Serving Soldiers Even During a Pandemic
At home and abroad, the LCMS’ 200 military chaplains bring the Gospel to military members in all circumstances.
A military deployment is never easy. It’s challenging for the service member and his or her family. But the coronavirus (COVID-19) pandemic has added an extra layer of anxiety for many serving in the U.S. military as they worry about their own health and the safety of their loved ones back home.
Thanks be to God, The Lutheran Church—Missouri Synod’s (LCMS) 200 military chaplains are there alongside members of the military, providing the hope and comfort of the Gospel — even during a pandemic.
“One of the great things about being an Army Chaplain is that I’m able to go to people where they live, where they work and where they play,” said Chaplain (1st Lt.) Michael Kearney, who deployed to Afghanistan in March. “I’ve been able to bring Christ to pilots on the flight line, soldiers gearing up to go outside the wire, mechanics and engineers as they fix and build equipment, soldiers and civilians sitting in quarantine, and people going about their lives in a deployed setting.”
Even on a military base in Afghanistan, Kearney’s ministry has been impacted by the pandemic. The U.S. military implemented new measures to keep soldiers safe for duty, and Kearney spent two weeks in a precautionary quarantine upon his arrival. Once cleared, he began offering virtual services as well as in-person services by appointment. He works a 12-hour shift, starting at noon, to better accommodate the schedules of his flock.
He also is responsible for the base prayer box, where people can leave prayer requests. “Seeing and offering these prayers has humbled and inspired me. Many people are praying for their families back home, their livelihoods here, for specific needs or the general welfare,” he said, noting that he loves to see prayers of thanksgiving come through when a prayer has been answered.
Soldiers have reacted to COVID-19 in different ways. Some have reflected on their lives and looked to their chaplain to answer questions about the faith. For many soldiers, the chaplain and religious affairs specialist — who together make up the Unit Ministry Team — may be the first people of faith they have gotten to know.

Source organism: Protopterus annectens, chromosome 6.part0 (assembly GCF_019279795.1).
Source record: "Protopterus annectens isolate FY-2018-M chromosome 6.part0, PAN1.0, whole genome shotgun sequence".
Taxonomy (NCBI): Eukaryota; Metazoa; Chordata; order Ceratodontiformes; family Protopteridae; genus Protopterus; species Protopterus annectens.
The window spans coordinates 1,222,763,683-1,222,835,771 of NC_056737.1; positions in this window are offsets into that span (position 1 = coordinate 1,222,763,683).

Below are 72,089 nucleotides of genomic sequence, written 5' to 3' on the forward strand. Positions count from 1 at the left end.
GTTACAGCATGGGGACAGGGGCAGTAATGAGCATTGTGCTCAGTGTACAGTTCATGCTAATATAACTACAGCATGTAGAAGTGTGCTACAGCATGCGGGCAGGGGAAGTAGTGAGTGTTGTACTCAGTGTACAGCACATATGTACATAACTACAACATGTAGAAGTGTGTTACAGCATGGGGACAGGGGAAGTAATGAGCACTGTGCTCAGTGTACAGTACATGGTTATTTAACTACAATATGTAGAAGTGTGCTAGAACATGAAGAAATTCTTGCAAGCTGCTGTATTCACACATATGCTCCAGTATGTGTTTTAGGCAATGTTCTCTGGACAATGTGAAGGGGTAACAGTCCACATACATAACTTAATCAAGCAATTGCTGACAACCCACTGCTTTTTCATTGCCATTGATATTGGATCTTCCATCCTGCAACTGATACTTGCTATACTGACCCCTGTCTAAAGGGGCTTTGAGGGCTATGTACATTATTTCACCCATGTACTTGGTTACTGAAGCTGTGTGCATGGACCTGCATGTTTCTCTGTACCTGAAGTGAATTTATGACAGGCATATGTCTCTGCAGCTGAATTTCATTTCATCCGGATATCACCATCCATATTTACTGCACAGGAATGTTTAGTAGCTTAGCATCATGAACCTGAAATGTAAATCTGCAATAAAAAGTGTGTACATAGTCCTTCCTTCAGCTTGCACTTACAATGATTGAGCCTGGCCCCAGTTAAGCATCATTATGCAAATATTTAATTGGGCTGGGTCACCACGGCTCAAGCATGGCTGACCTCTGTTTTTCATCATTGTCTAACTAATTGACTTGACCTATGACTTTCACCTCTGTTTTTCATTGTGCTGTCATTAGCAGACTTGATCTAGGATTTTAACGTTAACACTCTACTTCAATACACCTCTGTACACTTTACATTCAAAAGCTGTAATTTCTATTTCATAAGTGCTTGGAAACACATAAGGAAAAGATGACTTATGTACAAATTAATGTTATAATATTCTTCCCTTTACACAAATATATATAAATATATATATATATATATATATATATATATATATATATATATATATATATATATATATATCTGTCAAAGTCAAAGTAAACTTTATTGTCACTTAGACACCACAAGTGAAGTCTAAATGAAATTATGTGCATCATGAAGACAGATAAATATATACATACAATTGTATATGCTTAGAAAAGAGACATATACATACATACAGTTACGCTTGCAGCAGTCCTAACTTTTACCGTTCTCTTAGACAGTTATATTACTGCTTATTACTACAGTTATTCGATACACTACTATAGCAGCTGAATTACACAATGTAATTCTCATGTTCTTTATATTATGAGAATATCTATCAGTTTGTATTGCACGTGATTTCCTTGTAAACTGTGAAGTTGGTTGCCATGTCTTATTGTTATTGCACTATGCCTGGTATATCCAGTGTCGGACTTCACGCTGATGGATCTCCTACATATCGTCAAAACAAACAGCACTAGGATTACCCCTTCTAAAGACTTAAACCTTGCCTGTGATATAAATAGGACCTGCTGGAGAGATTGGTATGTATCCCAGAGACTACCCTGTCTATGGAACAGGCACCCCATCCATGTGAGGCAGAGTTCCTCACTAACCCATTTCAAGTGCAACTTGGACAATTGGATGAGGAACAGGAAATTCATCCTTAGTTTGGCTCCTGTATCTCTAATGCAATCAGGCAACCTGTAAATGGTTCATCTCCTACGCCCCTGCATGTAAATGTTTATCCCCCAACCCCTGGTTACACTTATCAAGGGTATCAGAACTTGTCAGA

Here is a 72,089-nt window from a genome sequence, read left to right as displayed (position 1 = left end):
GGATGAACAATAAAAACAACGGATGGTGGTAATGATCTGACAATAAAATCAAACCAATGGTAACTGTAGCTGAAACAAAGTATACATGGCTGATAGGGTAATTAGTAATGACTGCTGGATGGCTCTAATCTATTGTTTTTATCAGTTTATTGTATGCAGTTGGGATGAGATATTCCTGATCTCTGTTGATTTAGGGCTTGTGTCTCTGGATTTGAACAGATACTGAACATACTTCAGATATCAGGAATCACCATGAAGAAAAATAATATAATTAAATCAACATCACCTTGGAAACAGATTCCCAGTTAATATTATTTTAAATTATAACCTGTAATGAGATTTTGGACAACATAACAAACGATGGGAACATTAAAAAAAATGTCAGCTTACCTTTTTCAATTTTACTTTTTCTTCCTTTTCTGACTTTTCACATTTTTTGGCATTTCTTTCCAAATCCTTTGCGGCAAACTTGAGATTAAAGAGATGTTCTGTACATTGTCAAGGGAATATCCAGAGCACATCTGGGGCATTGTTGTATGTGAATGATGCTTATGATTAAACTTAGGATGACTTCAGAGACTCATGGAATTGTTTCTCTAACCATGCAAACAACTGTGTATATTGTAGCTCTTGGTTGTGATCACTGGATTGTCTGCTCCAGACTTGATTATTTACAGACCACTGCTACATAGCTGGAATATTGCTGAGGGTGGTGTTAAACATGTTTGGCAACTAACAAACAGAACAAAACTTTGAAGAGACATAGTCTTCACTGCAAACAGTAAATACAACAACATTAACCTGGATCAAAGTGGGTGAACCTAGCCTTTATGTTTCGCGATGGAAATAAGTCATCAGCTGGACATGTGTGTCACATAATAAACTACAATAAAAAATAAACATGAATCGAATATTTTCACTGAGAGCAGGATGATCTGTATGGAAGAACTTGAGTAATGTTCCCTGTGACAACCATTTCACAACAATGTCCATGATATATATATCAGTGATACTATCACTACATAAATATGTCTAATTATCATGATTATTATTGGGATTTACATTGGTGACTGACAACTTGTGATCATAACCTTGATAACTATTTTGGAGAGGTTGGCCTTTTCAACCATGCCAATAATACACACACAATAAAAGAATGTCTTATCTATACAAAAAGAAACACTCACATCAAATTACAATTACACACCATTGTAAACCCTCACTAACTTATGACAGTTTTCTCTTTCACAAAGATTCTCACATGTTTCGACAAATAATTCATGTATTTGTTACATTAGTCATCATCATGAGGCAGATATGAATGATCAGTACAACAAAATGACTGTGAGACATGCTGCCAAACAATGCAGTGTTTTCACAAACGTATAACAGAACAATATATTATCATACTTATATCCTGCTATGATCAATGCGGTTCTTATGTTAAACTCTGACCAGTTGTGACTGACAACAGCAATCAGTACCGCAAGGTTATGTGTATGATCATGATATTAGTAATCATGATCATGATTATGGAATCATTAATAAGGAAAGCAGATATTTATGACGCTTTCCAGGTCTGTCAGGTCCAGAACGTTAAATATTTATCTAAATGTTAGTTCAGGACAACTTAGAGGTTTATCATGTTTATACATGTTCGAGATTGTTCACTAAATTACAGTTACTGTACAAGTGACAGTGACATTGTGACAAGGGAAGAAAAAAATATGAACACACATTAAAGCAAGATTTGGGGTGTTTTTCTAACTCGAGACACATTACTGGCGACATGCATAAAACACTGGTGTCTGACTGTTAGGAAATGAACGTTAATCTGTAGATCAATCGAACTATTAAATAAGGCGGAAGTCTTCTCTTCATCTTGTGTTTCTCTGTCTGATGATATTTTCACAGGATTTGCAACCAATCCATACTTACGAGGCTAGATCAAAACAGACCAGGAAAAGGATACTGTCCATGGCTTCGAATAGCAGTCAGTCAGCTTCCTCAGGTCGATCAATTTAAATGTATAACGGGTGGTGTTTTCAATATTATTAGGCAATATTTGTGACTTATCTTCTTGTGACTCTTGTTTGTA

“This time has made me a sounding board as soldiers are reevaluating priorities and looking at what they want to do next when this mission ends and their ‘regular’ life starts back up again,” said Chaplain (Col.) Robert Carter Jr., who is in the Army Reserve in addition to serving as director of Pastoral Care for Montefiore Nyack Hospital in Nyack, N.Y. He also leads Sunday worship at the Old Cadet Chapel at the United States Military Academy, West Point.
Prior to being mobilized and sent to New Orleans to assist FEMA with the COVID-19 response, Carter was already adapting to the emerging pandemic. At the hospital, he was wearing personal protective equipment, carrying copies of the liturgy to avoid bringing his Pastoral Care Companion into patient rooms, and helping patients connect with loved ones virtually.
Carter says that many in his unit feel proud to be helping people during this time, but it’s not easy to leave their family members on their own, especially now. He understands, since his wife and five children are still in New York state. “One of the scariest parts of service in the military is you have to recognize that your family learns how to exist without you,” he said.
In addition, the isolation and uncertainty of the pandemic have increased some people’s struggles, whether that’s with substance abuse, thoughts of suicide or other issues. As Carter provides individual counseling and spiritual care, he’s always ready to refer someone to the right resources when he notices these warning signs.
Whether conducted in person or online, the task of Carter, Kearney and the Synod’s other chaplains is still the same, as they care for their flocks and share the hope of the Gospel. “The Chaplain Corps is committed to … cultivate community, physically and virtually, regardless of the operating conditions,” Carter said.
Megan K. Mertz
Managing editor of Lutherans Engage the World and chief copy editor for LCMS Communications.